Bioterrorism and Emergency Preparedness
In Canada, all levels of government are involved in preparing for and responding to an emergency or disaster. Municipal governments respond to local emergencies. Provincial and territorial governments respond to emergencies within their borders, but may ask for federal government assistance if the emergency exceeds their resources.
At the federal level, if assistance is requested or if the emergency involves more than one province or territory, the Government of Canada will mobilize its resources.
In the event of an emergency that poses a risk to public health, the Public Health Agency of Canada, under the co-ordination of Public Safety Canada and with other Government departments such as Health Canada, plays a key role in protecting the health and safety of Canadians. For example, Agency staff work closely with Health Canada experts in areas such as blood safety and chemical, biological and radio-nuclear emergencies. They also work with the Canadian Food Inspection Agency on food safety.
The Agency's bioterrorism and emergency response responsibilities include:
- developing and maintaining national emergency response plans, such as the National Smallpox Contingency Plan;
- managing the Quarantine Service, which enforces the Quarantine Act at Canadian border crossings and ports of entry;
- developing laboratory protocols for testing for potential biologic terrorism agents and training the Canadian Public Health Laboratory Network in their use;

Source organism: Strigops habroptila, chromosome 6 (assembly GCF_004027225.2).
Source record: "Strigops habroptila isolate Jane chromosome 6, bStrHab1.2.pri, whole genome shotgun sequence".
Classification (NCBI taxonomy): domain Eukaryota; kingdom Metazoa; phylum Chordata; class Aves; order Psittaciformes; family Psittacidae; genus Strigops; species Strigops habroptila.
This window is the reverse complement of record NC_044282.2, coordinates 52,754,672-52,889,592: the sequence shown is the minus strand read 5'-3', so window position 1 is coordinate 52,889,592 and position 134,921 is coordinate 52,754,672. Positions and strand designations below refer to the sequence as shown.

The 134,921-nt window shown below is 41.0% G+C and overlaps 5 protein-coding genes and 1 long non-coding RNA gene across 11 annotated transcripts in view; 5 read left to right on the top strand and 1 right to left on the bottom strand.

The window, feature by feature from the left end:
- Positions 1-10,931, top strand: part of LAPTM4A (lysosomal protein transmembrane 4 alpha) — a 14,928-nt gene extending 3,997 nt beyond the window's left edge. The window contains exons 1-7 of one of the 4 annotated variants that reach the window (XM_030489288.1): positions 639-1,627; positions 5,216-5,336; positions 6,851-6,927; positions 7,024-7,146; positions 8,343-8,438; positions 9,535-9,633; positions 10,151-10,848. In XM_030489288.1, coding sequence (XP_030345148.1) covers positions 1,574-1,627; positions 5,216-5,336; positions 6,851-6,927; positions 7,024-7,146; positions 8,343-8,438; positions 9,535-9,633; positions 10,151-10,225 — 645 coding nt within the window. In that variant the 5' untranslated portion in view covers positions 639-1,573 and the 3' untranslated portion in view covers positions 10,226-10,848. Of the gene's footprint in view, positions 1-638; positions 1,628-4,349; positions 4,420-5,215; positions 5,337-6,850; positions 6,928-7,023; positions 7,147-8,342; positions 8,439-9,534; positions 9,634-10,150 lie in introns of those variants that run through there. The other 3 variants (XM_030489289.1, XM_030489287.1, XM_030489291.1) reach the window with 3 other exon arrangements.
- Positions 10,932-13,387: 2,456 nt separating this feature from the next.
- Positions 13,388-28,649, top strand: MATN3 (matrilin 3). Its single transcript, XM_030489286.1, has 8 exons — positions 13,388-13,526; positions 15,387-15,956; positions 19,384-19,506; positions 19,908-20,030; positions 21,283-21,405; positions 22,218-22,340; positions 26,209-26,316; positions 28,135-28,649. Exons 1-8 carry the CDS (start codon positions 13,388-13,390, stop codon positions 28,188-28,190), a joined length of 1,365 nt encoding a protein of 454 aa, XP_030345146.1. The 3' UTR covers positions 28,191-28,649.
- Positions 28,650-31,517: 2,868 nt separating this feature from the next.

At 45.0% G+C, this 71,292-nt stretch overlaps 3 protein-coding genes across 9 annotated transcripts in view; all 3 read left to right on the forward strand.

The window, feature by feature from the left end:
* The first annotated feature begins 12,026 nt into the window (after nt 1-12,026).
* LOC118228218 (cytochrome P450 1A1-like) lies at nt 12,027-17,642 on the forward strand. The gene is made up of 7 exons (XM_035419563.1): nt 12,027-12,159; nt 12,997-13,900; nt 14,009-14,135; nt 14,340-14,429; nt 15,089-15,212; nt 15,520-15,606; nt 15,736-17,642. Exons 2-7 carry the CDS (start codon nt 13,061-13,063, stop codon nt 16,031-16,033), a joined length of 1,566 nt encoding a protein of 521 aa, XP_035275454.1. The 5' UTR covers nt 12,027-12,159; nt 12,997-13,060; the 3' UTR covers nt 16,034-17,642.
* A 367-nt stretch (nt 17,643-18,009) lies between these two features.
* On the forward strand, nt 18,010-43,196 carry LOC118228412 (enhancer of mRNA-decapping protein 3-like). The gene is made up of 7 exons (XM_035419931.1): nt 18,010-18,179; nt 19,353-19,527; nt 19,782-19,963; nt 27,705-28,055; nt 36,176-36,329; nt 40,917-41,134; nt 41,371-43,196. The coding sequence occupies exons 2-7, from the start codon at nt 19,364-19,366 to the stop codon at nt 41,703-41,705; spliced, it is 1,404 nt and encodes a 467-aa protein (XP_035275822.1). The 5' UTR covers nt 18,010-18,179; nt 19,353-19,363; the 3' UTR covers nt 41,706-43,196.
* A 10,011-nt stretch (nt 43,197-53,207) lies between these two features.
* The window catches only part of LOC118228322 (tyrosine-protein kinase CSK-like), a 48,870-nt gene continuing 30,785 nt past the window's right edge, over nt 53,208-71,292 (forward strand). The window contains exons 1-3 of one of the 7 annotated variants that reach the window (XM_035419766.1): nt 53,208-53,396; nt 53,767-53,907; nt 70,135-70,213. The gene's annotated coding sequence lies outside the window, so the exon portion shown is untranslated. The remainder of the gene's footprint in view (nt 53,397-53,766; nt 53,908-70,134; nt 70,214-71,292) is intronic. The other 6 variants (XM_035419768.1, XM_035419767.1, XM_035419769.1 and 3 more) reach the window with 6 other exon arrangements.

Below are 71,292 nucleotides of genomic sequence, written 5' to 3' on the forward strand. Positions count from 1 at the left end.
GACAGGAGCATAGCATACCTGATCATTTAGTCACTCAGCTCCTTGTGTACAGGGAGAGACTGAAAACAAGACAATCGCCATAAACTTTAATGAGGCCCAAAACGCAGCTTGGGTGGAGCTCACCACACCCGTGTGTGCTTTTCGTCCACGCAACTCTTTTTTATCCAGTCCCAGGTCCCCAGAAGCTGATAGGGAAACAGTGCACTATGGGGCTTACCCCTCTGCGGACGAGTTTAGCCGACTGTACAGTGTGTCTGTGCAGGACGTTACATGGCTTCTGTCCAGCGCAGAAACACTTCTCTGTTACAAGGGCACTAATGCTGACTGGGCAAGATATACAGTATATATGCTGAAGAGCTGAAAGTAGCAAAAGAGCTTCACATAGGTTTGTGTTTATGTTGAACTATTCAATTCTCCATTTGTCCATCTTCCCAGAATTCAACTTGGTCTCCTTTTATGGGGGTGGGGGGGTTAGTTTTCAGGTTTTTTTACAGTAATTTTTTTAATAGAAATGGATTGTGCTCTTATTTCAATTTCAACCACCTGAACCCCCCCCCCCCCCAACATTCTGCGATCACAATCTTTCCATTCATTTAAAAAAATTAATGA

- developing protocols and rapid diagnostic tests for bioterrorist agents and providing these tests to the Canadian Public Health Laboratory Network;
- maintaining a deployable laboratory capacity, including mobile equipment, and Microbiological Emergency Response Teams ready to quickly deploy across Canada or abroad;
- acting as the focal point for Canada's National Emergency Response Assistance Plan for the transportation of Human Risk Group IV agents (e.g., ebola, marburg, nipah, crimean-congo hemorrhagic fever)
- monitoring disease outbreaks and global disease events through the Global Public Health Intelligence Network;
- managing the National Emergency Stockpile System, a $330 million system that provides emergency medical supplies and pharmaceuticals quickly to provinces and territories when requested;
- working with provinces, territories and local public health authorities to ensure that front-line health workers have the tools to deal with, identify, and diagnose an event requiring emergency medical supplies; and
- establishing emergency medical response surge capacity, in the form of Health Emergency Response Teams, to assist provinces, territories and other jurisdictions, upon their request, in relieving the effects of medical and health major disasters.
Emergency Operations Centres
The Public Health Agency of Canada works closely with Health Canada, the Department of National Defence and Public Safety Canada as part of a system of Emergency Operation Centres (EOCs) that may be mobilized in response to calls for emergency assistance from provincial and territorial governments, from other parts of the Government of Canada as well as from other international health organizations. The entire system is linked to the government-wide Emergency Management Response System managed by Public Safety Canada.
The EOC system features:
- “user-friendly” communication capacity including satellite, cellular, two-way radios and land line phone connections to facilitate communicating with anyone anywhere, as well as being able to divert incoming calls to other crisis management centres;
- smart boards and writeable walls for collecting and sharing data;